Since 1963, IRRI has enabled more than 100 Vietnamese scholars to gain advanced degrees in rice science. In addition, more than 700 Vietnamese rice specialists, of whom more than one-third are women, have received training in rice technologies at IRRI.

Bühler signs optical rice sorters supply deal with Riceland International in Thailand

Monday, 24 November 2014 09:16

Bühler has signed an agreement with Riceland International in Thailand for the supply of SORTEX S UltraVision Optical Sorters in the Southeast Asian country

Vichai Sriprasert, president CEO of Riceland International with Ye Aung, senior rice technologist at Bühler Thailand. (Image source: Bühler)

According to the rice processing and optical sorting solutions firm, this contract for seven sorters, signed at the International Rice Congress 2014, marked a further milestone in Bühler’s continuing expansion in rice processing across Asia and is strategically significant for Bühler Thailand’s position in the important Thai rice market. It added that as one of the top 10 exporters of rice by volume, with annual sales consistently in the region of 400,000 metric tons, Riceland International is a key customer for Bühler Thailand.

The deal also demonstrated Bühler’s significant investment in its customer partnerships, technical innovations and localised service and support, which is fuelling the demands for processing and optical sorting solutions from rice processors around the world, according to the group.Mark Ledson, MD of Bühler Thailand, said, “The agreement with Riceland International demonstrates our commitment to help our customers develop state of the art processing solutions.“It is also an acknowledgement of our global capability to supply complete process engineered solutions to leading rice processors, driven by our leadership in rice research and technical excellence. We look forward to continuing our strong working relationship with Riceland International.”

Iranian rice importers due tomorrow

our correspondent
Tuesday, November 25, 2014
From Print Edition

LAHORE: A 19-member Iranian Rice Importers Association delegation is coming to Lahore from November 26 to 28 to visit different rice factories, farms and laboratories in perspective of Pak-Iran mutual rice trade business, a statement said on Monday.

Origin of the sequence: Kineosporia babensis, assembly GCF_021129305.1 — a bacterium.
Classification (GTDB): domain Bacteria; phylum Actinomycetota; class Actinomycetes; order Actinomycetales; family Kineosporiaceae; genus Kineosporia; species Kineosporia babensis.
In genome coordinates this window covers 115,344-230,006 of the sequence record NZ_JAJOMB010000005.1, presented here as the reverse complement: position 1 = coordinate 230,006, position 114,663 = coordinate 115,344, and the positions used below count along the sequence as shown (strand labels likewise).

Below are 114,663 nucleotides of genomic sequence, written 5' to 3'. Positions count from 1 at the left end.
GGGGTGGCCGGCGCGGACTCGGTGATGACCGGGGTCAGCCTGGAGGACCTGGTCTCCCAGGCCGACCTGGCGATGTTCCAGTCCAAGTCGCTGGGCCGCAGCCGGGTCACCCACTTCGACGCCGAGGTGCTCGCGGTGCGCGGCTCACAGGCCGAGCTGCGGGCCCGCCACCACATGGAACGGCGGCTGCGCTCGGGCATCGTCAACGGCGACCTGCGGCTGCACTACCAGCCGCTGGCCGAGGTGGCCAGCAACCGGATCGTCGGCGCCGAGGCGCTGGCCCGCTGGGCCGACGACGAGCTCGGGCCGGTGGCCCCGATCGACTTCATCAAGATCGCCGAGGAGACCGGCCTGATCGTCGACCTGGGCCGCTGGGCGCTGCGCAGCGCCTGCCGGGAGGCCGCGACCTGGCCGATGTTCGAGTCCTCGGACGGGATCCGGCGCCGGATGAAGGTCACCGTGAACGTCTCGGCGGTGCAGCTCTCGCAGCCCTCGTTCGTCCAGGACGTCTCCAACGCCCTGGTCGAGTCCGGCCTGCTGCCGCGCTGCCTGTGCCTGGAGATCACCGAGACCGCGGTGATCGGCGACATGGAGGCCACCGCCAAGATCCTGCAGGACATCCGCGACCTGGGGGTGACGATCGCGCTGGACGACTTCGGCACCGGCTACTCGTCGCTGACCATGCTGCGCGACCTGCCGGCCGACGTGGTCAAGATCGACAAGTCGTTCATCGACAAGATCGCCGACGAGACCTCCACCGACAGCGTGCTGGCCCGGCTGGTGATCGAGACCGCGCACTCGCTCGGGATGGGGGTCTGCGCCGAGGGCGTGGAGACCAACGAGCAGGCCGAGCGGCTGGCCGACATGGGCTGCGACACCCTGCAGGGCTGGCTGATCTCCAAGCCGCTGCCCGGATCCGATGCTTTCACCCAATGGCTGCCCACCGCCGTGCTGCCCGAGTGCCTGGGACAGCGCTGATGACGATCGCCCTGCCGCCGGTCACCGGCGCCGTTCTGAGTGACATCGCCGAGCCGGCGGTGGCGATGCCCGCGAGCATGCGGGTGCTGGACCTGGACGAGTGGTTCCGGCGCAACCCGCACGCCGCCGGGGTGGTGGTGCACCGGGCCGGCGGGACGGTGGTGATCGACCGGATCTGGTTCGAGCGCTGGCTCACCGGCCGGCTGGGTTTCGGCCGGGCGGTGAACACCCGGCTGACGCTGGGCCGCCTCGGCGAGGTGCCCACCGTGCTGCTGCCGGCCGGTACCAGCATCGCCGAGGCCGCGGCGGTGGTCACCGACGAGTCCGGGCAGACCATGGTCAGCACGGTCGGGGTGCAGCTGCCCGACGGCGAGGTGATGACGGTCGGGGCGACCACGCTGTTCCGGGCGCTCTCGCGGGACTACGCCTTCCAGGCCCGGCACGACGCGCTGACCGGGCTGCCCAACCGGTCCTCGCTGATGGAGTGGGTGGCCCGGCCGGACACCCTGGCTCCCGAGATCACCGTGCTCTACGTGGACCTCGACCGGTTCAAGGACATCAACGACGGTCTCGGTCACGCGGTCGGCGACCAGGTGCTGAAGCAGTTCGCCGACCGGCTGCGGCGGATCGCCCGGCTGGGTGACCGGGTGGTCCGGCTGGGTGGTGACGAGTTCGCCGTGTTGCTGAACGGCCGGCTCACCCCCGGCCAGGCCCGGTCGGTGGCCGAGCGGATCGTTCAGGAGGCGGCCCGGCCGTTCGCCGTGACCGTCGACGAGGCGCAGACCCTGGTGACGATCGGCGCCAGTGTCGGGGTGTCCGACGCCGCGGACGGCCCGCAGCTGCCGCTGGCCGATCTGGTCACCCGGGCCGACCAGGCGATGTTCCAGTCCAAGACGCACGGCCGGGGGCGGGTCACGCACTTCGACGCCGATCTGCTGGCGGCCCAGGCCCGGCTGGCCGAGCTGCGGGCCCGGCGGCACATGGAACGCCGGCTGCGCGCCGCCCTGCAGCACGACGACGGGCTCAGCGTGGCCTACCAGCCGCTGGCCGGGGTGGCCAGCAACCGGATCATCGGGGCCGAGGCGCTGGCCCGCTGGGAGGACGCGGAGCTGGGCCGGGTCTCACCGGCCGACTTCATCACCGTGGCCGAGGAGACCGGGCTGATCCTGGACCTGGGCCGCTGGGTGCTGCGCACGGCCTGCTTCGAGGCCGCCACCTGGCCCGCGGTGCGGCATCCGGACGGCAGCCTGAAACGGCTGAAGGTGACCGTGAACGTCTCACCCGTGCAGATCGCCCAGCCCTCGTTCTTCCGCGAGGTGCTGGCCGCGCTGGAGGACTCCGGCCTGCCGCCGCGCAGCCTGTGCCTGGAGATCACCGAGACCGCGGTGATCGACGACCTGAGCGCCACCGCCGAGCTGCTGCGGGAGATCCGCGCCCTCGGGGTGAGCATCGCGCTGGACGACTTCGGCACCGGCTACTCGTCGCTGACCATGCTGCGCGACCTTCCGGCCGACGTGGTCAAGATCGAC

The delegation intends to evaluate the opportunities for increasing the import of quality rice from Pakistan, it said. The delegates would focus on assessing health certifications in Pakistani rice factories.They will also get engaged with the banking authorities in Pakistan in sorting out various banking issues, including payment mechanism.Iran has emerged as the largest importer of rice in the world, as it imports around 11 percent of the world rice worth $2.5 billion, the statement said. According to the International Trade Centre, the demand for rice in Iran has doubled during 2012-13 and in the last five years, import of rice grew more than 35 percent.

Hence, there exists a huge opportunity for the exporters of Pakistani rice.Presently, almost 90 percent of rice is from India although import from Pakistan would be more economical, it said.Pakistan is the fourth largest exporter of rice in the world with exports of more than $2 billion.This high-level delegation is an opportunity to maximise the huge potential of trade between Pakistan and Iran.Rice exporters are hopeful the visit will help them penetrate in the Iranian market.The Iranian delegation is being facilitated by the Trade Development Authority of Pakistan.

3 types of rice ready for climate change

New types of rice can survive drought, floods and salt water intrusion – all impacts of climate change
Pia Ranada
Published 8:02 AM, Nov 25, 2014
Updated 8:19 AM, Nov 25, 2014

LOS BAÑOS, Philippines – Can you imagine a world without rice?